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Moving into a Masterpiece

The Virginia Museum's new director and his wife get settled.



When Alex Nyerges landed the position of director of the Virginia Museum of Fine Arts in August, he was accepting more than a great job. He and his wife, Kathryn, also earned the right to live in a piece of Virginia history — The Oaks — nestled into a wooded lot on an out-of-the-way street in the tony Windsor Farms neighborhood.

Unlike college presidents, few museum directors are provided homes, according to the Association of Art Museum Directors. In 1975, a wealthy museum patron named Lizzie Edmunds Boyd donated the home to VMFA. Just five directors have lived in the 18th-century gem, and perhaps none has been as well suited as the Nyergeses, although it didn't seem that way at first.

The Nyergeses' last home couldn't be any more different. Coming from Dayton, Ohio, the couple had downsized into a modern 16th-floor condo. At one time Kathryn had a business importing Chinese antiques, and their previous homes were filled with pieces she had discovered on buying trips. The Oaks, on the other hand, has a very colonial feel, with its shake roof and warm-stained woodwork. It's filled with antiques, such as drop-leaf tables and corner cupboard, that were given to the museum over the years.

While their new home may sound like a far cry from the Asian/modern look they had lived with before, Kathryn points out that the Chinese invented many of the design elements we associate with European and American antiques.

"The Chinese were really the originators of all good design," she says. From mortise-and-tenon joinery to the lines of a camelback sofa, "Virtually everything you see has its roots in Chinese design and construction," adds Alex, motioning to the home's mostly Virginia antiques.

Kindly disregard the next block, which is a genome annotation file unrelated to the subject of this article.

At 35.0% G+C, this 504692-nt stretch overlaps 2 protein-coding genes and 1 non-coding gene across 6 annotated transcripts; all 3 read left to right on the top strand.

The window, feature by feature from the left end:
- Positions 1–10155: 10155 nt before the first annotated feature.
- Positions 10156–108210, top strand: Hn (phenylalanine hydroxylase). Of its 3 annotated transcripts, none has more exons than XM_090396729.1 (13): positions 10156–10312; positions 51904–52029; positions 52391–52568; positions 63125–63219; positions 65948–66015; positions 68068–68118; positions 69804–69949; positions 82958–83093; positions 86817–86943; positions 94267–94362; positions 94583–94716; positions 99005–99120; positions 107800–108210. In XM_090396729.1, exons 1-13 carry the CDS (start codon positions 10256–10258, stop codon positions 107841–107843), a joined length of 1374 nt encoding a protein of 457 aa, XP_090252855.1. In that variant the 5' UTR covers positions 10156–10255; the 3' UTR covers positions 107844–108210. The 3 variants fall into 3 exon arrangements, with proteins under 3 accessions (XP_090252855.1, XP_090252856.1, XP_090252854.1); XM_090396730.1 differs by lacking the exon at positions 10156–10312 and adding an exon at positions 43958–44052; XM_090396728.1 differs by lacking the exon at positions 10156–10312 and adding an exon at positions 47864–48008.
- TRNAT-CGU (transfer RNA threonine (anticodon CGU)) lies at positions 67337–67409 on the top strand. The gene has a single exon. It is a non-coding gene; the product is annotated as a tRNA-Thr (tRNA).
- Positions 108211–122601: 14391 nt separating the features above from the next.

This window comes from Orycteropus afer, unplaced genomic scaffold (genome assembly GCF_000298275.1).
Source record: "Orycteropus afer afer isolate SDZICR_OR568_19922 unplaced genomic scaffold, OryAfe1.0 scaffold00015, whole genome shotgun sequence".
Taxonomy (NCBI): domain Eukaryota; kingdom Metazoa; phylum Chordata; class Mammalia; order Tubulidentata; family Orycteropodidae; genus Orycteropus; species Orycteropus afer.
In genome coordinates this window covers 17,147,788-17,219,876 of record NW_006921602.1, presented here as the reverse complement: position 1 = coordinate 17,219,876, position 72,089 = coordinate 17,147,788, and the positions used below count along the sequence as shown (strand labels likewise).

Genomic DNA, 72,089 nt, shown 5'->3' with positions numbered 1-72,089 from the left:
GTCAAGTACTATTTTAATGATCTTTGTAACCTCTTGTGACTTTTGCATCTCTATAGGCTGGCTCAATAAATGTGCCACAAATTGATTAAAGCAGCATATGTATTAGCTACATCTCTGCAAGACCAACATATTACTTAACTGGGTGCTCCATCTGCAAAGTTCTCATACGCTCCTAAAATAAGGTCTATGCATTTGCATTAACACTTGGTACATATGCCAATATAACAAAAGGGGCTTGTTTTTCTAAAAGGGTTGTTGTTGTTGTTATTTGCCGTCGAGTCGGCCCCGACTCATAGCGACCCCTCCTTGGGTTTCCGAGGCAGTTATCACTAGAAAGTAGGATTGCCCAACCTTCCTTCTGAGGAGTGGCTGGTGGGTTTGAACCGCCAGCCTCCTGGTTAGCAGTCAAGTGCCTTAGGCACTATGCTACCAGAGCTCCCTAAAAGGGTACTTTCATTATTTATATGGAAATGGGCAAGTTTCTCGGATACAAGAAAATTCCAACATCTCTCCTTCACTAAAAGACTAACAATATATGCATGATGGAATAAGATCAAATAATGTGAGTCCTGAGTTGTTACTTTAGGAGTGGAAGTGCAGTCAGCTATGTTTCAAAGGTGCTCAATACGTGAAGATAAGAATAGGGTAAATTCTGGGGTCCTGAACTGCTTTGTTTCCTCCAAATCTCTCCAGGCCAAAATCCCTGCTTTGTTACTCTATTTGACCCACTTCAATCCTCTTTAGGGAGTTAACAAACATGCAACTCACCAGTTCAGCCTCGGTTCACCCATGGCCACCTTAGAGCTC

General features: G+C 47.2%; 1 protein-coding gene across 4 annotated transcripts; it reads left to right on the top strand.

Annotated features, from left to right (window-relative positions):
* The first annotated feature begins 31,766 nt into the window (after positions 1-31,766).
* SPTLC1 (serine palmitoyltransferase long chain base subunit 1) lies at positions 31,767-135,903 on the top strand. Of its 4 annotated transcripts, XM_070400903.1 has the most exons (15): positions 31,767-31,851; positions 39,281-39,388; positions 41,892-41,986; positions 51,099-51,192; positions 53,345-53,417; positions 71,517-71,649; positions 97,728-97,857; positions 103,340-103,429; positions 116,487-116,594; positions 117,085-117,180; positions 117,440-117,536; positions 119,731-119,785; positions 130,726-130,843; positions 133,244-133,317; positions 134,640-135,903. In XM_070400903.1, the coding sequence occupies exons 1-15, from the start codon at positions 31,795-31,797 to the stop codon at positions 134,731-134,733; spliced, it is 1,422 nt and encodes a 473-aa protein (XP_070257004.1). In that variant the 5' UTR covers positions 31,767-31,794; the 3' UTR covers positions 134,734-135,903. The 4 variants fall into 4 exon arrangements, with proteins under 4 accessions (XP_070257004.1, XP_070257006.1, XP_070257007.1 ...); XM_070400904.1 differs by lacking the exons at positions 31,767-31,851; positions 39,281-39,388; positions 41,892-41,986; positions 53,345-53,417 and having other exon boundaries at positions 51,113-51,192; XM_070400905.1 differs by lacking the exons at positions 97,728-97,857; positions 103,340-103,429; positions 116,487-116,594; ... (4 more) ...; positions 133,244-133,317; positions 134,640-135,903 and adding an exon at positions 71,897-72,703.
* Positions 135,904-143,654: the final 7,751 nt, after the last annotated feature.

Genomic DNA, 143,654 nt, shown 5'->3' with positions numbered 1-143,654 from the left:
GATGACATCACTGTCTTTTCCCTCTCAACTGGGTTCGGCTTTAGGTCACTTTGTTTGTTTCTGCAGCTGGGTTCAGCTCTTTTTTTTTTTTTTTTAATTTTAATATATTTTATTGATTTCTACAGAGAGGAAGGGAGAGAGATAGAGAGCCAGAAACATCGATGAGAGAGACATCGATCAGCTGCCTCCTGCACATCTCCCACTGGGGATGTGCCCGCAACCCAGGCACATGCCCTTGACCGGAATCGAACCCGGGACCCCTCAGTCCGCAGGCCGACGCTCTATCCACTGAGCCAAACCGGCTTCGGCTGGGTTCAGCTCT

The Nyergeses are pleased to see their Chinese antiques complement the home and its furniture so well. Alex started his career as an archaeologist studying the Colonial American period. The couple had always dreamed of living in an 18th-century home and had looked at some properties in Virginia and North Carolina, hoping to someday settle closer to Kathryn's family in North Carolina.

"We've always been members of historic-preservation societies and gone to look at houses that were for sale," says Kathryn. But as Alex pointed out, it's difficult to find 18th-century properties — which makes their move to The Oaks seem like fate.

The Oaks was built in Amelia County sometime around 1745; the exact date isn't known. Engineered by Englishmen, it sat on a large property peppered with oak trees. It was the main house and features several design elements found only in the most formal domestic architecture of the 18th century. Local craftsmen built mantels in the living room and dining room modeled after early-Renaissance Venetian styles. Also unusual is the wainscoting in the first-floor rooms, which is made of wide poplar boards.

The house passed through several owners and at one time was a boys' school; some of the woodwork upstairs has carvings made by students.

Lizzie Boyd bought the house, which had lain vacant for many years, and arranged to have the structure moved to Richmond in 1927. It arrived by train and was put back together, and a kitchen and butler's pantry were added. The main part of the house was clad in brick salvaged from the foundation; the original wings remained clapboard, but a new front porch was constructed of 18th-century materials. Boyd, who was a friend of Brooke Astor's, kept copious notes and wrote a book about her travels (which Kathryn is currently reading). She bequeathed The Oaks to the Virginia Museum of Fine Arts, and 30 years ago the first director moved in.